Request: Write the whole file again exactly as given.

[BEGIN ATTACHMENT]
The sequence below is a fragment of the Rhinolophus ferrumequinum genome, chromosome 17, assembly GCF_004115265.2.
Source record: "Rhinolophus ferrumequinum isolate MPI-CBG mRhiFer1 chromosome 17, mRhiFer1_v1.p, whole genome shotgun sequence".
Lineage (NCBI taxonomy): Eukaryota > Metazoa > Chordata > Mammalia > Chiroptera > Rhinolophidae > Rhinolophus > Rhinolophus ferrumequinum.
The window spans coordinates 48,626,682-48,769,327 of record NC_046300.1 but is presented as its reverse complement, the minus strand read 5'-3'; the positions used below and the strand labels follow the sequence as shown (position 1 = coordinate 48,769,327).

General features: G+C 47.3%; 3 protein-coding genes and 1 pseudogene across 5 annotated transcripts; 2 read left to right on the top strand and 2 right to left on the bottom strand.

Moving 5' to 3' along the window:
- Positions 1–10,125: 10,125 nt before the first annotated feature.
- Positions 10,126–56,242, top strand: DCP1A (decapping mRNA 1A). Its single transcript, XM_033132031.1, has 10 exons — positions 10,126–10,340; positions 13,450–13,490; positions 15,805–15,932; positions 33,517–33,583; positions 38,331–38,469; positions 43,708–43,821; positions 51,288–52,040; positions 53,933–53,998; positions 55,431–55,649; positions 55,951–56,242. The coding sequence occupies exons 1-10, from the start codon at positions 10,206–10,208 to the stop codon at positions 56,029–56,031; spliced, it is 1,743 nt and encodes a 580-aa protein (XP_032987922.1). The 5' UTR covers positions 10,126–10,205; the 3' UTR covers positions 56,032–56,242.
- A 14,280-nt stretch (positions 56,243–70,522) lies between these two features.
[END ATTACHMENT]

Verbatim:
The sequence below is a fragment of the Rhinolophus ferrumequinum genome, chromosome 17, assembly GCF_004115265.2.
Source record: "Rhinolophus ferrumequinum isolate MPI-CBG mRhiFer1 chromosome 17, mRhiFer1_v1.p, whole genome shotgun sequence".
Lineage (NCBI taxonomy): Eukaryota > Metazoa > Chordata > Mammalia > Chiroptera > Rhinolophidae > Rhinolophus > Rhinolophus ferrumequinum.
The window spans coordinates 48,626,682-48,769,327 of record NC_046300.1 but is presented as its reverse complement, the minus strand read 5'-3'; the positions used below and the strand labels follow the sequence as shown (position 1 = coordinate 48,769,327).

General features: G+C 47.3%; 3 protein-coding genes and 1 pseudogene across 5 annotated transcripts; 2 read left to right on the top strand and 2 right to left on the bottom strand.

Moving 5' to 3' along the window:
- Positions 1–10,125: 10,125 nt before the first annotated feature.
- Positions 10,126–56,242, top strand: DCP1A (decapping mRNA 1A). Its single transcript, XM_033132031.1, has 10 exons — positions 10,126–10,340; positions 13,450–13,490; positions 15,805–15,932; positions 33,517–33,583; positions 38,331–38,469; positions 43,708–43,821; positions 51,288–52,040; positions 53,933–53,998; positions 55,431–55,649; positions 55,951–56,242. The coding sequence occupies exons 1-10, from the start codon at positions 10,206–10,208 to the stop codon at positions 56,029–56,031; spliced, it is 1,743 nt and encodes a 580-aa protein (XP_032987922.1). The 5' UTR covers positions 10,126–10,205; the 3' UTR covers positions 56,032–56,242.
- A 14,280-nt stretch (positions 56,243–70,522) lies between these two features.